This Style review of "Once" incorrectly said that the movie marked actor Glen Hansard's feature debut. He made his debut in 1991 in "The Commitments."
For 'Once,' A Musical Strikes the Right Chords
Friday, May 25, 2007
"Once" may be cinema's first bona fide alt-Celtic indie busker musical.
At a time when the musical genre has been colonized by sub-par schlock like "Dreamgirls" and "Chicago," director John Carney's resuscitation of the form is all the more welcome. Glen Hansard, of the Irish band the Frames, makes an improbably electrifying screen debut as a street singer in Dublin, who accepts farthings for covering other people's songs by day, saving his own angsty but unabashedly pretty ballads for the more discerning nighttime passersby.
One of his most loyal fans is a young Czech woman, played by Marketa Irglova. She and the singer embark on a shy, flirtatious friendship. She reveals that she plays a little piano herself, and soon they've entered into a surprisingly fruitful artistic collaboration and -- in a nod to the musical's most enduring convention -- a tentative romance.
The best thing of the many very good things about "Once" is the clever way Carney integrates the musical numbers into the narrative. Rather than giving Hansard a rainy street, an umbrella and an orchestra, he lets the songs occur organically, as spontaneous moments of vagrant beauty. So Hansard and Irglova pop into a music store at lunch hour and perform a lovely impromptu duet at one of the pianos; Hansard delivers a funny ditty riding her home on a bus; with friends at a winy dinner, they share a postprandial tune. Unlike most musicals that depend on a whopping suspension of disbelief, "Once" seems to be saying, "Hey, it could happen."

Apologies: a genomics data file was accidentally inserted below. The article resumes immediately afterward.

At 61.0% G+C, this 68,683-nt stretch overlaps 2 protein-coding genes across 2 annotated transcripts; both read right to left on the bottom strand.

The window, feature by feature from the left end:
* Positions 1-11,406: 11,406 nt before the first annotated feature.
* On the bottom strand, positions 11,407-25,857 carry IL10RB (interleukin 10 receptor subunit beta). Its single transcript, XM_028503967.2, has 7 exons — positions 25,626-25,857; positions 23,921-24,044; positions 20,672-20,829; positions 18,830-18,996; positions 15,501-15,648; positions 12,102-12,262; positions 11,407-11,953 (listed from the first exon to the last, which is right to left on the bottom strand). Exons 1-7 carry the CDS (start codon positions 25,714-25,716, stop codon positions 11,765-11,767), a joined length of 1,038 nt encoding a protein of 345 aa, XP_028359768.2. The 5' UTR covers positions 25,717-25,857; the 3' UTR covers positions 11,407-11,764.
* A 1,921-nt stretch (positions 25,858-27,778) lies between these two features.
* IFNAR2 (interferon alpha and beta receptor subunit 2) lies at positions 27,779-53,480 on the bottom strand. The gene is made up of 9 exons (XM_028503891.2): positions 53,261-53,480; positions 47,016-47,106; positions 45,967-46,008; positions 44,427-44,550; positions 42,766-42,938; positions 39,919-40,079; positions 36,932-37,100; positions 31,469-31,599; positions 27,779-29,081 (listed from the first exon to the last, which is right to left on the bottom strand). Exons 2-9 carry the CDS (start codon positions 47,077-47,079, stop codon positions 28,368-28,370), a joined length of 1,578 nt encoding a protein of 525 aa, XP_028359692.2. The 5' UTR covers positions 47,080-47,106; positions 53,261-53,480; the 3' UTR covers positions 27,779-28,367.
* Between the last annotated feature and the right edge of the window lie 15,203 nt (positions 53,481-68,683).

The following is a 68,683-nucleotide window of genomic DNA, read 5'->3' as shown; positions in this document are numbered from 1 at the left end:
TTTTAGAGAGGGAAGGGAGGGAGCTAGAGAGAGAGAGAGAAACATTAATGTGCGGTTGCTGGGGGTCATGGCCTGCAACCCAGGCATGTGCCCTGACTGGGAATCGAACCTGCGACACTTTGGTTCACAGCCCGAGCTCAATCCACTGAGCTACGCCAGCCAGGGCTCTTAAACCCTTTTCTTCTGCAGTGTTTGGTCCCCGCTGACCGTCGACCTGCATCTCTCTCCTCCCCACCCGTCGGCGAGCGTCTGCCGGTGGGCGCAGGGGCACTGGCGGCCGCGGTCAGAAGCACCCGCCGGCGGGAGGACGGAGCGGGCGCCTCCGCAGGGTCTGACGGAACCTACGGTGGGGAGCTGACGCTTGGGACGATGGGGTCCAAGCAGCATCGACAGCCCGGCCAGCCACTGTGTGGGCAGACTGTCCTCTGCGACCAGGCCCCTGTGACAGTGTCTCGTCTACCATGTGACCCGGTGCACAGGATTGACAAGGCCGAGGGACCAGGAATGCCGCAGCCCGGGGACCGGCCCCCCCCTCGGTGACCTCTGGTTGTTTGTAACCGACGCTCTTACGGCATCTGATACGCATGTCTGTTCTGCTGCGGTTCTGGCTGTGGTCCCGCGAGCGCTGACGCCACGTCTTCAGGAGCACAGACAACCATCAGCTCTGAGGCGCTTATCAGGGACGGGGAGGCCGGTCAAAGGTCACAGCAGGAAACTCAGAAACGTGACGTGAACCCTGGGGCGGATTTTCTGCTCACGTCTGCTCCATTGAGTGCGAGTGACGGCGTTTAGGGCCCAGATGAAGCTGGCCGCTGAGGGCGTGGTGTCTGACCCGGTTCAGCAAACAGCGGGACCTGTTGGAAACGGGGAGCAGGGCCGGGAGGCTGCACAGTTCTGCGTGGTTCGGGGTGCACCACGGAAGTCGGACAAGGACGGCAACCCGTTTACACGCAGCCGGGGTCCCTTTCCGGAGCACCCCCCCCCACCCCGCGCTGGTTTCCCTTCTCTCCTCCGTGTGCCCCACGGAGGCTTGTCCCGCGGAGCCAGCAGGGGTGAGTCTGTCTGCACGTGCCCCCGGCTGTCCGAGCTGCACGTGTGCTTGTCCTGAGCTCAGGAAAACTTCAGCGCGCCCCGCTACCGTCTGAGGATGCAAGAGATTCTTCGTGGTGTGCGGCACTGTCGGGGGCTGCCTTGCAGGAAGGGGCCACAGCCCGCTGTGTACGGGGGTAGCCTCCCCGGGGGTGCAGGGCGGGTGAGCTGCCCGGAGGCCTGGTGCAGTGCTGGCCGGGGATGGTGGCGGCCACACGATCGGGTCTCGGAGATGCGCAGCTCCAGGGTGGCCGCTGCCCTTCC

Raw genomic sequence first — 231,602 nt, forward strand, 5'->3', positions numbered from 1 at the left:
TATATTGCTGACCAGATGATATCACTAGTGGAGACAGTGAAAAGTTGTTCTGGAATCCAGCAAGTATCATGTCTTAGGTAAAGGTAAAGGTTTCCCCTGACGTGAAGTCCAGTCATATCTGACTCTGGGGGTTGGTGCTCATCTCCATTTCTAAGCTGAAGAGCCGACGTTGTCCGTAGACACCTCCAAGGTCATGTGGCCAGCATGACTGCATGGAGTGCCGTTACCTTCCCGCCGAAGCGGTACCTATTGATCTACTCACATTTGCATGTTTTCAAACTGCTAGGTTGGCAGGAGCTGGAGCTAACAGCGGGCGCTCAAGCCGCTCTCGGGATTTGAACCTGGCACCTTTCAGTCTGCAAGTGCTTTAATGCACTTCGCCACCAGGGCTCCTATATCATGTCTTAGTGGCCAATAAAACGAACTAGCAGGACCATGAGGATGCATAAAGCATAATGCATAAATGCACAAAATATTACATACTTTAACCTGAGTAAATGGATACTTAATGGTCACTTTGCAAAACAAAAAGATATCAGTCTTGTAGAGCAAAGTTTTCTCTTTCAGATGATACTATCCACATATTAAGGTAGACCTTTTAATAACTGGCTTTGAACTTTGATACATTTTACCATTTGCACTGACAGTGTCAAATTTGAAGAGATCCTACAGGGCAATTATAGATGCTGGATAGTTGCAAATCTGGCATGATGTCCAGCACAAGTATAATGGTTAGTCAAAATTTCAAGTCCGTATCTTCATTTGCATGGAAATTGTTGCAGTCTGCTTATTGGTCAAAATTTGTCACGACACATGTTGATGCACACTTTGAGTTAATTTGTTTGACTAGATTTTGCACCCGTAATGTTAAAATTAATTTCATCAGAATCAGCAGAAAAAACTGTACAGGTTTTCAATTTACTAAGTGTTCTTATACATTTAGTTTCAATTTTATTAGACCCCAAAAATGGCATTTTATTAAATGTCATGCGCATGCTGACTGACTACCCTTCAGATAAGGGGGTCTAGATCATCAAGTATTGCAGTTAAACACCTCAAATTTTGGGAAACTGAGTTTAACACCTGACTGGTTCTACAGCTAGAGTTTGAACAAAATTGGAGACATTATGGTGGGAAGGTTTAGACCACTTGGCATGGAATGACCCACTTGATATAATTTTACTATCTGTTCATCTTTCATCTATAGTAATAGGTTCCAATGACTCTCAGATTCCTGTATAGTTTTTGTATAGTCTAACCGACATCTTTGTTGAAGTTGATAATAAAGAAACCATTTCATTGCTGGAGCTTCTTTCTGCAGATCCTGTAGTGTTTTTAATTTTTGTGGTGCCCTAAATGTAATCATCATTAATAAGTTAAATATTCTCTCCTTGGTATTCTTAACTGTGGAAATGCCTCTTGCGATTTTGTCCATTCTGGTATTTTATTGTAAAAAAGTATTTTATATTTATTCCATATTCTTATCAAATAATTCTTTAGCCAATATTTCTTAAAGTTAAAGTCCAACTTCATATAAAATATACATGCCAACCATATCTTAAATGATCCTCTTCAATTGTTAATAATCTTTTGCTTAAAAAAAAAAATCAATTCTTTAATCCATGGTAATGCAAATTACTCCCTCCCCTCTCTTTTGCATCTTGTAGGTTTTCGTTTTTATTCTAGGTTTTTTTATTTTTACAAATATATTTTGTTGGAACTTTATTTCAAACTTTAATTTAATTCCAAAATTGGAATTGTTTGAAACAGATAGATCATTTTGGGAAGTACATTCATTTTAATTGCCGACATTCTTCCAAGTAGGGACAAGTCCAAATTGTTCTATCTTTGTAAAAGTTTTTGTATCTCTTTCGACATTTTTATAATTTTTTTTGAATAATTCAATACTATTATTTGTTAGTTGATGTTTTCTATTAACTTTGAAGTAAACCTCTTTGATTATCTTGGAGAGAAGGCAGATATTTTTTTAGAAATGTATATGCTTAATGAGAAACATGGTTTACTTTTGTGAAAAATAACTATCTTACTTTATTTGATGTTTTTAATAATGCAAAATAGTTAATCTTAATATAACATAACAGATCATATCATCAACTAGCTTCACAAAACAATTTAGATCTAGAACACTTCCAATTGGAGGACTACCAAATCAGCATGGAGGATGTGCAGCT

The wittiest example of Carney's ingenuity is when Irglova's character is trying to come up with lyrics to one of Hansard's melodies. While the music plays on her earphones, the camera follows her out of her house while she runs an errand and returns; the tracking shot -- only interrupted once -- finally pulls back to reveal that she's wearing a pair of absurdly fuzzy bedroom slippers. In another scene, a bank manager they've approached for a loan to cut a demo record admits -- what else? -- that he's a singer-songwriter, too!
"Once" offers a thoroughly welcome, tuneful alternative to the blockbusters hogging screens, but it helps -- a lot -- if you're a big Frames fan. Hansard is undoubtedly a charismatic, compelling screen presence, and he has a ferocious way with a song's dynamics. In an early sequence, the camera slowly zooms in on his face as his voice grows in intensity from a lyrical Cat Stevens-like purr to a howl. The effect is electrifying. (One clue to the aggression that lurks beneath that emo exterior is the extra sound hole Hansard has worn into his acoustic guitar.) Still, the songs in "Once" begin to sound too much alike, and by the time that demo is being cut they literally begin to repeat.
The audience's musical predispositions aside, "Once" is also a must-see for anyone longing to spend time in Dublin. As much a love song to that great city as anything else, the film plunges viewers into its streets and rapidly globalizing culture with intimacy and affection. When "Once" takes its final, unexpected turns, you might be surprised by how completely you've been taken in by what has seemed to be an easygoing, low-conflict story. The final shot packs a startling emotional punch and, like the rest of the movie, unfolds with deceptive lyricism and grace.
Once (85 minutes, at Landmark's E Street Cinema and Bethesda Row) is rated R for (distinctly Irish) profanity.